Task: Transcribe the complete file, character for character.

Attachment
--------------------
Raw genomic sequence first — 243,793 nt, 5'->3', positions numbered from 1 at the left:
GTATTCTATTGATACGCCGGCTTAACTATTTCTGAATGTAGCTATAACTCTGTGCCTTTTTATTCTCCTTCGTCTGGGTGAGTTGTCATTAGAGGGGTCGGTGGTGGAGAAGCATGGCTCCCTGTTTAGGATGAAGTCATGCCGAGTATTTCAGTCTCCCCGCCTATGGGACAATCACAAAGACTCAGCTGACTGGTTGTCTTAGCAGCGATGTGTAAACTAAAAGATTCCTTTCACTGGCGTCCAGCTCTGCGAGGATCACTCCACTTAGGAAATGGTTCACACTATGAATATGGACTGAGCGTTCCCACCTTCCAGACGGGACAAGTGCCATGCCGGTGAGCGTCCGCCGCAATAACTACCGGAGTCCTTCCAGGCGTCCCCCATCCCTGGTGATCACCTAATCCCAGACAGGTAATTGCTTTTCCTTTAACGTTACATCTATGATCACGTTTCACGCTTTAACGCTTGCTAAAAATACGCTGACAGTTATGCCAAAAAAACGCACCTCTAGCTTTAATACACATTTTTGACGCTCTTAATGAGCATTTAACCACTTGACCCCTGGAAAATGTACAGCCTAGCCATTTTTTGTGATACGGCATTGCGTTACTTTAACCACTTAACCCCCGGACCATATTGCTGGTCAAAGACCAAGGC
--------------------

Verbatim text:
Raw genomic sequence first — 243,793 nt, 5'->3', positions numbered from 1 at the left:
GTATTCTATTGATACGCCGGCTTAACTATTTCTGAATGTAGCTATAACTCTGTGCCTTTTTATTCTCCTTCGTCTGGGTGAGTTGTCATTAGAGGGGTCGGTGGTGGAGAAGCATGGCTCCCTGTTTAGGATGAAGTCATGCCGAGTATTTCAGTCTCCCCGCCTATGGGACAATCACAAAGACTCAGCTGACTGGTTGTCTTAGCAGCGATGTGTAAACTAAAAGATTCCTTTCACTGGCGTCCAGCTCTGCGAGGATCACTCCACTTAGGAAATGGTTCACACTATGAATATGGACTGAGCGTTCCCACCTTCCAGACGGGACAAGTGCCATGCCGGTGAGCGTCCGCCGCAATAACTACCGGAGTCCTTCCAGGCGTCCCCCATCCCTGGTGATCACCTAATCCCAGACAGGTAATTGCTTTTCCTTTAACGTTACATCTATGATCACGTTTCACGCTTTAACGCTTGCTAAAAATACGCTGACAGTTATGCCAAAAAAACGCACCTCTAGCTTTAATACACATTTTTGACGCTCTTAATGAGCATTTAACCACTTGACCCCTGGAAAATGTACAGCCTAGCCATTTTTTGTGATACGGCATTGCGTTACTTTAACCACTTAACCCCCGGACCATATTGCTGGTCAAAGACCAAGGC